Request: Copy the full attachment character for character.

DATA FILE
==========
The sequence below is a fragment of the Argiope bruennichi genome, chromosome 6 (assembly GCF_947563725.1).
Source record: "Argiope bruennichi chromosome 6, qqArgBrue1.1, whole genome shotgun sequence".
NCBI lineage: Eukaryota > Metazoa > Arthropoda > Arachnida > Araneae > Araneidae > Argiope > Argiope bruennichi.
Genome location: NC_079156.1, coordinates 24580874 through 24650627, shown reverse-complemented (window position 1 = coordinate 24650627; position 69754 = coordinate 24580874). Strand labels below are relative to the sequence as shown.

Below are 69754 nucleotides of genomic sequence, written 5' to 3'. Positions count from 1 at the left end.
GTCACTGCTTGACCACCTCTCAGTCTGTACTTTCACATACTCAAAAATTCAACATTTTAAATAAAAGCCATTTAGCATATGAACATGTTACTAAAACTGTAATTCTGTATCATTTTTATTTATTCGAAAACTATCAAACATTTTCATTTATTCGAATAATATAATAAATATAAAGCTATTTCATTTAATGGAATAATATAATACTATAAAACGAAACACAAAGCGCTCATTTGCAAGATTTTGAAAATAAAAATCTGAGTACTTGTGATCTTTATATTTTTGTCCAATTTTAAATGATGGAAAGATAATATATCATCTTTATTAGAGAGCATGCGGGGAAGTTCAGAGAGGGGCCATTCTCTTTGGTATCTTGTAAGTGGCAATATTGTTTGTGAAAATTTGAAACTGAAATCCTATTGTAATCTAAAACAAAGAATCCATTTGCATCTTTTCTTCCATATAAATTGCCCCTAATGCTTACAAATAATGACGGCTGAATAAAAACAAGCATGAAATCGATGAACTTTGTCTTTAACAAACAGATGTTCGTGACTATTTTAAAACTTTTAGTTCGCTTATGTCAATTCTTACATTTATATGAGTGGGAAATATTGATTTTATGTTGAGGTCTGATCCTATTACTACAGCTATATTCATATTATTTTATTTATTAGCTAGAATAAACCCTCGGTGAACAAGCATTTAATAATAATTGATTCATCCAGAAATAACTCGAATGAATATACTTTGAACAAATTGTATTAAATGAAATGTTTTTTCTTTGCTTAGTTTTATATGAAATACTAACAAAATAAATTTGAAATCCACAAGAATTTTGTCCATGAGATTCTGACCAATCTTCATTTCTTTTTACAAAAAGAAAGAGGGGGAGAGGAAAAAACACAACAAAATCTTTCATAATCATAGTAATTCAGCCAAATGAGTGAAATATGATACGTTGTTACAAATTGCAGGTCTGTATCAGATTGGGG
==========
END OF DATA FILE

The sequence below is a fragment of the Argiope bruennichi genome, chromosome 6 (assembly GCF_947563725.1).
Source record: "Argiope bruennichi chromosome 6, qqArgBrue1.1, whole genome shotgun sequence".
NCBI lineage: Eukaryota > Metazoa > Arthropoda > Arachnida > Araneae > Araneidae > Argiope > Argiope bruennichi.
Genome location: NC_079156.1, coordinates 24580874 through 24650627, shown reverse-complemented (window position 1 = coordinate 24650627; position 69754 = coordinate 24580874). Strand labels below are relative to the sequence as shown.

Below are 69754 nucleotides of genomic sequence, written 5' to 3'. Positions count from 1 at the left end.
GTCACTGCTTGACCACCTCTCAGTCTGTACTTTCACATACTCAAAAATTCAACATTTTAAATAAAAGCCATTTAGCATATGAACATGTTACTAAAACTGTAATTCTGTATCATTTTTATTTATTCGAAAACTATCAAACATTTTCATTTATTCGAATAATATAATAAATATAAAGCTATTTCATTTAATGGAATAATATAATACTATAAAACGAAACACAAAGCGCTCATTTGCAAGATTTTGAAAATAAAAATCTGAGTACTTGTGATCTTTATATTTTTGTCCAATTTTAAATGATGGAAAGATAATATATCATCTTTATTAGAGAGCATGCGGGGAAGTTCAGAGAGGGGCCATTCTCTTTGGTATCTTGTAAGTGGCAATATTGTTTGTGAAAATTTGAAACTGAAATCCTATTGTAATCTAAAACAAAGAATCCATTTGCATCTTTTCTTCCATATAAATTGCCCCTAATGCTTACAAATAATGACGGCTGAATAAAAACAAGCATGAAATCGATGAACTTTGTCTTTAACAAACAGATGTTCGTGACTATTTTAAAACTTTTAGTTCGCTTATGTCAATTCTTACATTTATATGAGTGGGAAATATTGATTTTATGTTGAGGTCTGATCCTATTACTACAGCTATATTCATATTATTTTATTTATTAGCTAGAATAAACCCTCGGTGAACAAGCATTTAATAATAATTGATTCATCCAGAAATAACTCGAATGAATATACTTTGAACAAATTGTATTAAATGAAATGTTTTTTCTTTGCTTAGTTTTATATGAAATACTAACAAAATAAATTTGAAATCCACAAGAATTTTGTCCATGAGATTCTGACCAATCTTCATTTCTTTTTACAAAAAGAAAGAGGGGGAGAGGAAAAAACACAACAAAATCTTTCATAATCATAGTAATTCAGCCAAATGAGTGAAATATGATACGTTGTTACAAATTGCAGGTCTGTATCAGATTGGGG